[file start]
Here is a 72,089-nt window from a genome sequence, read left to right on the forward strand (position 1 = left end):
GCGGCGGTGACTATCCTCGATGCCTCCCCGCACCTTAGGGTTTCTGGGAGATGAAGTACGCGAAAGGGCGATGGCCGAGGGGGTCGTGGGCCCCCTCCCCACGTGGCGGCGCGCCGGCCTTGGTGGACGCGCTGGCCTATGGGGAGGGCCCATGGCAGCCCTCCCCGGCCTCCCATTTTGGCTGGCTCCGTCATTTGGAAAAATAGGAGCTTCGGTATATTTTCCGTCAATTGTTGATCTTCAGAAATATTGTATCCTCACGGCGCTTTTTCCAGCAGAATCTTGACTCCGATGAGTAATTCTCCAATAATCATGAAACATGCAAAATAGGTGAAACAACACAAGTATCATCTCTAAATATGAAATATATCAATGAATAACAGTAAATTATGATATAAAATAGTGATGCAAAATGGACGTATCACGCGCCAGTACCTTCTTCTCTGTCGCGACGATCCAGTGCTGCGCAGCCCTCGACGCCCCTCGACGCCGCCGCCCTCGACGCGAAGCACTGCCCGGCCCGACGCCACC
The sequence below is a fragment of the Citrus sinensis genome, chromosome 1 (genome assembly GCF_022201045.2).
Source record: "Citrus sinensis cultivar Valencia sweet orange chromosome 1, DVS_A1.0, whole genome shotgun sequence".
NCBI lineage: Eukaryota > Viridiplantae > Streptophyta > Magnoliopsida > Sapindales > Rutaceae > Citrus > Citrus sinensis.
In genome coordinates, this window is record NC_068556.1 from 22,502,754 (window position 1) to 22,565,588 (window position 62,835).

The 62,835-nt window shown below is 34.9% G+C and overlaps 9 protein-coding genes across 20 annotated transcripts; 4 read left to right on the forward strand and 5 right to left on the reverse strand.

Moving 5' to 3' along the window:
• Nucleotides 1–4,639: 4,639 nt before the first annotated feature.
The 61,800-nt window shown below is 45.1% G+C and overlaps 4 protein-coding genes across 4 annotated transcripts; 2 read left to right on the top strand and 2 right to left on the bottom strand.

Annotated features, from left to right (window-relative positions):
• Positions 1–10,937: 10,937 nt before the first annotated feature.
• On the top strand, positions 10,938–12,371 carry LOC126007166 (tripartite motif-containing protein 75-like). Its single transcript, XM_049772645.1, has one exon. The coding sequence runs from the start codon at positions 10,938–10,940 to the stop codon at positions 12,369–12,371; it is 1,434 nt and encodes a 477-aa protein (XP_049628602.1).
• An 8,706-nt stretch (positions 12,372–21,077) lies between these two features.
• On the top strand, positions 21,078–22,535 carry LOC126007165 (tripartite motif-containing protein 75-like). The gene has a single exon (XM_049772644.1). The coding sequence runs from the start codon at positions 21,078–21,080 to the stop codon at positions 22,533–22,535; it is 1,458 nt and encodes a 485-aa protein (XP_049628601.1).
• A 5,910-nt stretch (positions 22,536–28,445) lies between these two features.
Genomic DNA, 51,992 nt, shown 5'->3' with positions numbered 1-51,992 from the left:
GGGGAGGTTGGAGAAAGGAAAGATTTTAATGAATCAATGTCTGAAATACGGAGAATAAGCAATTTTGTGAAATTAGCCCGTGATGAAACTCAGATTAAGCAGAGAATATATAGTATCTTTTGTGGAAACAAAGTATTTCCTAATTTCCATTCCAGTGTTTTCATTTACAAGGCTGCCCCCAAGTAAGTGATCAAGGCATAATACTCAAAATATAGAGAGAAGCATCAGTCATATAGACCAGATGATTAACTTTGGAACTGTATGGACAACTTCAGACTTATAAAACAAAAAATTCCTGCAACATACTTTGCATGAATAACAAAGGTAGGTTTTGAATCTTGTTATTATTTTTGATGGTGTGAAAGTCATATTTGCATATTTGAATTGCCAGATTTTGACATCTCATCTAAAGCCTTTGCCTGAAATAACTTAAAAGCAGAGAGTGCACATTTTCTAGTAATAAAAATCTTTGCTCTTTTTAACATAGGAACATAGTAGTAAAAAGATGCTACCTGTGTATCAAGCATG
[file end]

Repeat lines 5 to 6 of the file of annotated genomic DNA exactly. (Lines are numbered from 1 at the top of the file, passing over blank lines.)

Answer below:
NCBI lineage: Eukaryota > Viridiplantae > Streptophyta > Magnoliopsida > Sapindales > Rutaceae > Citrus > Citrus sinensis.
In genome coordinates, this window is record NC_068556.1 from 22,502,754 (window position 1) to 22,565,588 (window position 62,835).